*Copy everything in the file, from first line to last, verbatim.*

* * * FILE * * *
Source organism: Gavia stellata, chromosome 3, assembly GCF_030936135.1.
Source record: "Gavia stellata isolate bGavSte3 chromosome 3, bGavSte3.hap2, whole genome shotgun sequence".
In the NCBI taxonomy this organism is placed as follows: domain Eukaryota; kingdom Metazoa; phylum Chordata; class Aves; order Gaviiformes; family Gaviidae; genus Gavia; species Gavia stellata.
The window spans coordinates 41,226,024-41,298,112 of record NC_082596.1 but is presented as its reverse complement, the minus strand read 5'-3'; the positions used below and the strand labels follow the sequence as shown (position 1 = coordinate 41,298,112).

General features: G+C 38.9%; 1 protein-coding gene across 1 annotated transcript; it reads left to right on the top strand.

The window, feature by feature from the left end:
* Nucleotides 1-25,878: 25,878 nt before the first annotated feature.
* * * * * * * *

Source organism: Gavia stellata, chromosome 3, assembly GCF_030936135.1.
Source record: "Gavia stellata isolate bGavSte3 chromosome 3, bGavSte3.hap2, whole genome shotgun sequence".
In the NCBI taxonomy this organism is placed as follows: domain Eukaryota; kingdom Metazoa; phylum Chordata; class Aves; order Gaviiformes; family Gaviidae; genus Gavia; species Gavia stellata.
The window spans coordinates 41,226,024-41,298,112 of record NC_082596.1 but is presented as its reverse complement, the minus strand read 5'-3'; the positions used below and the strand labels follow the sequence as shown (position 1 = coordinate 41,298,112).

General features: G+C 38.9%; 1 protein-coding gene across 1 annotated transcript; it reads left to right on the top strand.

The window, feature by feature from the left end:
* Nucleotides 1-25,878: 25,878 nt before the first annotated feature.